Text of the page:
Soil issues shape campaign for selectman in Uxbridge
UXBRIDGE - Voters will go to the polls Tuesday for a special election to fill the Board of Selectmen seat vacated in May when Lance Anderson resigned.
Polls will be open from 7 a.m. to 8 p.m. Tuesday at McCloskey Middle School, 62 Capron St.
Three names appear on the ballot, but one of the candidates, Kristen LeBlanc of 242 North Main St., announced last week that she is no longer running because of personal reasons. Ms. LeBlanc urged her supporters to vote for Justin Piccirillo of 47 North Main St.
Mr. Piccirillo, an engineer and alternate member of the Planning Board, faces Gary Lavallee of 118 Hartford Avenue East, a construction manager and U.S. Navy veteran who serves on the Pout Pond Recreation Committee and volunteers with the Italian-American Club and other organizations.
Two controversial soil importation projects, bringing in fill from construction projects largely in the Boston area, which have low levels of contaminants, have dominated the special election campaign as well as many other areas of town government.
Mr. Piccirillo is active in the grass-roots Uxbridge Citizens for Clean Water and said at a candidates forum held at the Senior Center Nov. 17 that if he could change one thing in town, "I'd take that dirty dirt and I'd stick it back in Boston."
He said he was running for the selectman's seat because he believed town government was getting bigger and inefficient, and he took issue with the board's handling of projects such as the reclamation soil importation at 175 South St. and 775 Millville Road.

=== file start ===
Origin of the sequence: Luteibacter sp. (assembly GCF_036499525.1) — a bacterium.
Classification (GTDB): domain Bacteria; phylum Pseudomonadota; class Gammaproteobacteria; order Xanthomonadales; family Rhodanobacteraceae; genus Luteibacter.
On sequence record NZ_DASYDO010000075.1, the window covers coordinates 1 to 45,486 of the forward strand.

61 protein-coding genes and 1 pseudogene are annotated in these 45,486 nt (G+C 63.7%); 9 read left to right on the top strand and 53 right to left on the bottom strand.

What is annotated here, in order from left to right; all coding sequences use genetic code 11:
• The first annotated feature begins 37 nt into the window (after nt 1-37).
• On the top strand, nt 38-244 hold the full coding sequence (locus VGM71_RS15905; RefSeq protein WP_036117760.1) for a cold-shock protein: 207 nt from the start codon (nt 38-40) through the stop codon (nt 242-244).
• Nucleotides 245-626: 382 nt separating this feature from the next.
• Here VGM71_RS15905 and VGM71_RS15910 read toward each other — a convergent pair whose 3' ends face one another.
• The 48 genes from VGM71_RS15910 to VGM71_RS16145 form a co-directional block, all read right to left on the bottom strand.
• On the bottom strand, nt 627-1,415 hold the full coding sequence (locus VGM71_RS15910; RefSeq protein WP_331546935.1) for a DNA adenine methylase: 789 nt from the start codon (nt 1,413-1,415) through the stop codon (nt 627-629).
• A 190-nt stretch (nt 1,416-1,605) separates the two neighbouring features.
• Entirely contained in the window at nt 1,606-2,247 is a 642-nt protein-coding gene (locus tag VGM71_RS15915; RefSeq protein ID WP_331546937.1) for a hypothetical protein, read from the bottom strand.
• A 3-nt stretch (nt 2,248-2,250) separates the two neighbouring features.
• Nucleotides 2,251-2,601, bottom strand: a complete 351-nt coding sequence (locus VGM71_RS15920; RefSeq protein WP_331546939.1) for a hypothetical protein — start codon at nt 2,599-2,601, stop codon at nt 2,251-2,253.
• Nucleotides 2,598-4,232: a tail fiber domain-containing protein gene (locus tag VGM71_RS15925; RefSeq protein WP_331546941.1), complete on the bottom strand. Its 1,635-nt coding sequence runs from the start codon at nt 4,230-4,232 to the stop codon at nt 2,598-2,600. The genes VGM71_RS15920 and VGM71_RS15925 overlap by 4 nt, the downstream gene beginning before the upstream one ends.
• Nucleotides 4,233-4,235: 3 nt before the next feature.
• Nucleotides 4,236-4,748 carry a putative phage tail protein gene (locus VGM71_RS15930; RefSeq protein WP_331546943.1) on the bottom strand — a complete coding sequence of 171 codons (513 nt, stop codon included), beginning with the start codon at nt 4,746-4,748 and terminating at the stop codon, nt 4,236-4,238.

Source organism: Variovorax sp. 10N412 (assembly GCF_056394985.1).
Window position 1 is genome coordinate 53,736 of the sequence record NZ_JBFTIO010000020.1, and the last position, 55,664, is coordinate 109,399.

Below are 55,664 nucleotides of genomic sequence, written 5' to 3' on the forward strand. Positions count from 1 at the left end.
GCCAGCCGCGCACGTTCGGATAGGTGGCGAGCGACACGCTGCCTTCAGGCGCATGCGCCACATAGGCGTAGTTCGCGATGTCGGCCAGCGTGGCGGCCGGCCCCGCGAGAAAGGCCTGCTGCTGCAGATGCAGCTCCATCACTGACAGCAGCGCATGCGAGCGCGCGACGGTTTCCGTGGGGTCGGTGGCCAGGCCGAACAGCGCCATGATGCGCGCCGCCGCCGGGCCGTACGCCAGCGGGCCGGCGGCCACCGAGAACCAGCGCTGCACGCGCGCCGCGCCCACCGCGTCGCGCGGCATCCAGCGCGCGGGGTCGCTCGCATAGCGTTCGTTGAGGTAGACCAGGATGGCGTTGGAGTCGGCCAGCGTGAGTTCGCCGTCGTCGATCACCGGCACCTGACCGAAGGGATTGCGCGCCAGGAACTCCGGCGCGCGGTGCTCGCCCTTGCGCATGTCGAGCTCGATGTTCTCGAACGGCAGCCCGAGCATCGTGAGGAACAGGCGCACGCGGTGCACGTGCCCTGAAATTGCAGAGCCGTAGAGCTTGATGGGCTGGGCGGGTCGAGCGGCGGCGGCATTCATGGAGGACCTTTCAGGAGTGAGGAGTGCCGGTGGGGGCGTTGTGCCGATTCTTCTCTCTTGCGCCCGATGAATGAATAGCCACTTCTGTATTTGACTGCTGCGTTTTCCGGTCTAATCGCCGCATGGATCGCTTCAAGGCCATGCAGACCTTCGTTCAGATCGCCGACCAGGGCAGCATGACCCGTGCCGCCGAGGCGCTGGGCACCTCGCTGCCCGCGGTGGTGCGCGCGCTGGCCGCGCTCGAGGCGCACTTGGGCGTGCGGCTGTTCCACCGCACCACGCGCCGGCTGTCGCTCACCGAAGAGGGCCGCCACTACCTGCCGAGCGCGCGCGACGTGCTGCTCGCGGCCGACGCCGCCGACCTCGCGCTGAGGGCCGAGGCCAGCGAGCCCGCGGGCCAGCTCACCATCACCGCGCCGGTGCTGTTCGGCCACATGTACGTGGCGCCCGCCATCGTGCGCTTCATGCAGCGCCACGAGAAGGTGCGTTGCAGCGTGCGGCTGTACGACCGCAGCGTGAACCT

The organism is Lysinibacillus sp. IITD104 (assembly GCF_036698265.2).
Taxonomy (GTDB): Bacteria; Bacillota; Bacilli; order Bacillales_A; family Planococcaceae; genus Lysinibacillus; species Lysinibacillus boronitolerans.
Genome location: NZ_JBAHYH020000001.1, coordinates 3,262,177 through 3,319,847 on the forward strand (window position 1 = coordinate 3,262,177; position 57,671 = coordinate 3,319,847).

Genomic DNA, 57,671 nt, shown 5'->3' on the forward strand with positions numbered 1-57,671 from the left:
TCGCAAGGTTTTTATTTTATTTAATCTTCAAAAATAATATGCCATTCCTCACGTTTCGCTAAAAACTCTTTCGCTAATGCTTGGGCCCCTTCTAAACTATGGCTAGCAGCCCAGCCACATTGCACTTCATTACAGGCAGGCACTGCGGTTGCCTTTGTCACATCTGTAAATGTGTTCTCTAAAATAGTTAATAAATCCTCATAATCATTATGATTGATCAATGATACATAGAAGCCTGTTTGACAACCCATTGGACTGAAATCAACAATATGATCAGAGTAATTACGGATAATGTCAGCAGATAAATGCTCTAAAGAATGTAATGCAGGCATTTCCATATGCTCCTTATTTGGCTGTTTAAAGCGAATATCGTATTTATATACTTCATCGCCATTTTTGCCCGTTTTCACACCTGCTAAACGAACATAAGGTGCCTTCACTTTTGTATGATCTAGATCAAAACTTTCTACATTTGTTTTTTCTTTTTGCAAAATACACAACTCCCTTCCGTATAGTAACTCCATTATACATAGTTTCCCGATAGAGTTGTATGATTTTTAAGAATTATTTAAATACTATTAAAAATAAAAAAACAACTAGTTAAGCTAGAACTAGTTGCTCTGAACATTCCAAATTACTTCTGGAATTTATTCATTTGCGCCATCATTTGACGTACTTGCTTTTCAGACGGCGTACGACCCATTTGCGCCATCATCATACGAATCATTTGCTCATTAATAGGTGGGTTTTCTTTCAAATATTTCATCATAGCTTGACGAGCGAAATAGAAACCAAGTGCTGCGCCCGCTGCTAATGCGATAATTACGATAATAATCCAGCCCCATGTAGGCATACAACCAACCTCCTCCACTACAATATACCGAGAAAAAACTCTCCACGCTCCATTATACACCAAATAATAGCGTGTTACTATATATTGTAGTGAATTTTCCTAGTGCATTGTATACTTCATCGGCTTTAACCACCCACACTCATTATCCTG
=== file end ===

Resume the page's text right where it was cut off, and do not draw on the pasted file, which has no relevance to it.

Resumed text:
He also advocated for more long-range planning and favored reducing the authority of the town manager, perhaps handing line-item budget veto authority to the Finance Committee.
Mr. Lavallee has lived in town for 53 years and said his knowledge as a construction manager who works at one of the soil importation sites would be an asset for the selectman's role.
"I know that the engineers in Boston and the DEP and the engineers at our site are in control of that," he said at the candidates forum. "If there's no law being broken, you really have to follow the charter and the laws of the town on what you're going to do on that."
Mr. Lavallee said, "There hasn't been a test that's come back that says it's dirty dirt." He said the soil in town was "dirtier" than what's brought in and contained high levels of metals.
His construction experience would also help when selectmen, acting as water and sewer commissioners, oversee the massive wastewater treatment plant upgrade mandated by federal regulators, he said.
His life experience and commitment to the town would be strengths, according to Mr. Lavallee. He has four children, including three in Uxbridge public schools.
Mr. Lavallee volunteers at the food pantry and said if he could change one thing in town, he'd ask "that we had enough money to take the burden off everybody."